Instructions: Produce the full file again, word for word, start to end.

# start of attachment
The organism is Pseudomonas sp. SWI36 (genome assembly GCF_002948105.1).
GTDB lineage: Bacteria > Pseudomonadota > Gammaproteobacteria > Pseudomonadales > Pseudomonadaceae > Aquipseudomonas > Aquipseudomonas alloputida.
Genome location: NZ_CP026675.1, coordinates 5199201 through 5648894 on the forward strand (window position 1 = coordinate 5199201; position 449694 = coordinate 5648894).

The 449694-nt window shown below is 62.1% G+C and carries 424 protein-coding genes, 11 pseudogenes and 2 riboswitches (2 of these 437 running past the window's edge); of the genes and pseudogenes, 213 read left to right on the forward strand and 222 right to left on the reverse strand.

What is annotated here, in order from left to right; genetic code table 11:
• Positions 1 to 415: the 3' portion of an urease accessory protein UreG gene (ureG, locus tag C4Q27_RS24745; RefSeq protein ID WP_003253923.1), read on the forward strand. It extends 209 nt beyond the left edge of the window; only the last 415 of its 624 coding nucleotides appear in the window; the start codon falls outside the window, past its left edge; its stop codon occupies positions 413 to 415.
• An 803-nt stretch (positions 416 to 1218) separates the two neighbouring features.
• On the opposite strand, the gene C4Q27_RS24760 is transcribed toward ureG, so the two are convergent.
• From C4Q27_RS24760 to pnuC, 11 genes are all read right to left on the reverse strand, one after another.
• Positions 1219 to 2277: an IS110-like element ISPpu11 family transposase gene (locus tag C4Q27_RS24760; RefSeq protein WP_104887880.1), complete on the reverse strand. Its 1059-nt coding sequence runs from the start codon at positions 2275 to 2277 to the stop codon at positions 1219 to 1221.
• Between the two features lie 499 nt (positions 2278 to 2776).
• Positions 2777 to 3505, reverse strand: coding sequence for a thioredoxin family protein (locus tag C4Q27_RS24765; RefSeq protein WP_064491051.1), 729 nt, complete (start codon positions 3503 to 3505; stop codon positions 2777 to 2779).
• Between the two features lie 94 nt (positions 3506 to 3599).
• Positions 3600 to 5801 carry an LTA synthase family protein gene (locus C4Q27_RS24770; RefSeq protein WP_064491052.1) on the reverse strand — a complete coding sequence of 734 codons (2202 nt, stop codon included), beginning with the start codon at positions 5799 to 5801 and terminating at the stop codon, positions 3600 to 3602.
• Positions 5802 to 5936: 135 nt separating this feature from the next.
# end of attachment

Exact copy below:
The organism is Pseudomonas sp. SWI36 (genome assembly GCF_002948105.1).
GTDB lineage: Bacteria > Pseudomonadota > Gammaproteobacteria > Pseudomonadales > Pseudomonadaceae > Aquipseudomonas > Aquipseudomonas alloputida.
Genome location: NZ_CP026675.1, coordinates 5199201 through 5648894 on the forward strand (window position 1 = coordinate 5199201; position 449694 = coordinate 5648894).

The 449694-nt window shown below is 62.1% G+C and carries 424 protein-coding genes, 11 pseudogenes and 2 riboswitches (2 of these 437 running past the window's edge); of the genes and pseudogenes, 213 read left to right on the forward strand and 222 right to left on the reverse strand.

What is annotated here, in order from left to right; genetic code table 11:
• Positions 1 to 415: the 3' portion of an urease accessory protein UreG gene (ureG, locus tag C4Q27_RS24745; RefSeq protein ID WP_003253923.1), read on the forward strand. It extends 209 nt beyond the left edge of the window; only the last 415 of its 624 coding nucleotides appear in the window; the start codon falls outside the window, past its left edge; its stop codon occupies positions 413 to 415.
• An 803-nt stretch (positions 416 to 1218) separates the two neighbouring features.
• On the opposite strand, the gene C4Q27_RS24760 is transcribed toward ureG, so the two are convergent.
• From C4Q27_RS24760 to pnuC, 11 genes are all read right to left on the reverse strand, one after another.
• Positions 1219 to 2277: an IS110-like element ISPpu11 family transposase gene (locus tag C4Q27_RS24760; RefSeq protein WP_104887880.1), complete on the reverse strand. Its 1059-nt coding sequence runs from the start codon at positions 2275 to 2277 to the stop codon at positions 1219 to 1221.
• Between the two features lie 499 nt (positions 2278 to 2776).
• Positions 2777 to 3505, reverse strand: coding sequence for a thioredoxin family protein (locus tag C4Q27_RS24765; RefSeq protein WP_064491051.1), 729 nt, complete (start codon positions 3503 to 3505; stop codon positions 2777 to 2779).
• Between the two features lie 94 nt (positions 3506 to 3599).
• Positions 3600 to 5801 carry an LTA synthase family protein gene (locus C4Q27_RS24770; RefSeq protein WP_064491052.1) on the reverse strand — a complete coding sequence of 734 codons (2202 nt, stop codon included), beginning with the start codon at positions 5799 to 5801 and terminating at the stop codon, positions 3600 to 3602.
• Positions 5802 to 5936: 135 nt separating this feature from the next.